Africa: Burundi, Lesotho, Malawi, Mozambique, Rwanda, South Africa, Swaziland, Tanzania, Uganda, Zimbabwe

Asia: China, Hong Kong, Japan, Myanmar, Singapore, Sri Lanka, Thailand

Caribbean: Trinidad

Europe: Austria, England, Germany, Greece, Italy, Portugal,  Russia, Spain

North America: Canada, Mexico, USA (HI, MN)

Oceania: Australia, Fiji, New Caledonia, Papua New Guinea, Samoa

South America: Argentina, Brazil, Guyana, Uruguay

Today, distribution of C. pusilloides can be considered cosmopolitan, although it is generally only established in the warmer areas (Santamaria et al. 1996). C. pusilloides was found infesting pet food in retail stores in Kansas, USA (Roesli et al. 2003) and has also been reported in Bulgaria (Obretenchev 2013), Gough Island (Gaston et al. 2003), Hungary (Merkl 2006), Maltese Islands (Halstead 2003), Oregon, USA (Bishop 1959) and several other European countries, i.e. Belgium, Croatia, Czech Republic, Denmark, Finland, France, Malta, Poland, Serbia, Sweden, Ukraine (Denux and Zagatti 2010). Freeman (1952) gave many examples of C. pusilloides and other Cryptolestes species causing grain heating. C. pusilloides has been found in greenhouses or compost heaps in Austria, Germany, Norway and Sweden (


Howe (1951), in discussing Cryptolestes spp. found in stored food premises in Great Britain, called attention to C. pusilloides (Steel and Howe 1952) that infested bulk Manitoba wheat at Birkenhead in 1945 (Lucas and Oxley 1946). Cryptolestes pusilloides (Steel and Howe 1952) formerly in genus Laemophloeus is most similar to Cryptolestes pusillus (Schonherr) (Halstead 1993). C. pusillus has been previously reported as Laemophloeus minutus Olivier. The two species have similar low rates of increase and climate requirements (Howe 1965, Sinha 1978). Davies (1949) and Williams (1954a,b) indicated that they had studied C. pusillus not C. pusilloides.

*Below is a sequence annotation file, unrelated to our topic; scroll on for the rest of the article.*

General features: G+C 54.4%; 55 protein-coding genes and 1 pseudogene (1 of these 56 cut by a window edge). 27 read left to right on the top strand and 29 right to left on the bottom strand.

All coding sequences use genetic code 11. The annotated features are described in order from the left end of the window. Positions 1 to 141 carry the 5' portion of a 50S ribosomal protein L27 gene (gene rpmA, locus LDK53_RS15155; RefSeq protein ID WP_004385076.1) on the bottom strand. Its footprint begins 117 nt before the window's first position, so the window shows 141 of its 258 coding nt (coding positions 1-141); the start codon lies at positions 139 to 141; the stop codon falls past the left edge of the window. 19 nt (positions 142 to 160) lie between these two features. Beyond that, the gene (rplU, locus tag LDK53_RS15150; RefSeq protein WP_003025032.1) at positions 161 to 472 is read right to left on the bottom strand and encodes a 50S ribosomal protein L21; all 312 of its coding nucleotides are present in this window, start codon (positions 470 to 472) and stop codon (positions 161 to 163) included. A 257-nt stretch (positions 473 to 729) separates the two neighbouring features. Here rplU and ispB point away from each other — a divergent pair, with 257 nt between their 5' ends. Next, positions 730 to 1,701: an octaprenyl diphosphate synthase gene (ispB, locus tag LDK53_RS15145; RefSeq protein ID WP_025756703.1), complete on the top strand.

The eggs of five Cryptoletes species showed some difference in shape and size but there was considerable variability (Kucerova and Stejskal 2002). Variation in surface structure generally was insufficiently to be of value in distinguishing the species.

Hossain et al. (1986) has key to mature larvae of Cryptolestes, and Brauer (1970) and Halstead (1993) have keys to adults. Examination of the internal reproductive organs may be important for correct identification of species in pusilloides group, i.e., evansi, minimus, pusilloides, pusillus, turcicus and ugandae (Haines 1981, Lefkovitch 1962). Banks (1979) provides rapid technique for preparation of suitable mounts and key for adults of 6 Cryptolestes species. Banks (1979), Finlayson (1950) and Steel and Howe (1952) provide drawings or photographs of internal reproductive organs of C. pusilloides. Recently, molecular methods have been developed for Cryptolestes species identification (Wang et al. 2014, Varadínová et al. 2015, Tay et al. 2016, Chen 2020).

Fumigation and Insecticides

Fumigation with methyl bromide (Lefkovitch 1965) and phosphine (Abreu 1988) are effective against C. puscilloides. In Australia, strains of C. pusilloides resistant to phosphine were discovered (Tay et al. 2016). Cryptolestes pusilloides in Australia were susceptible to malathion and fenitrothion (Sinclair and Bengston 1980).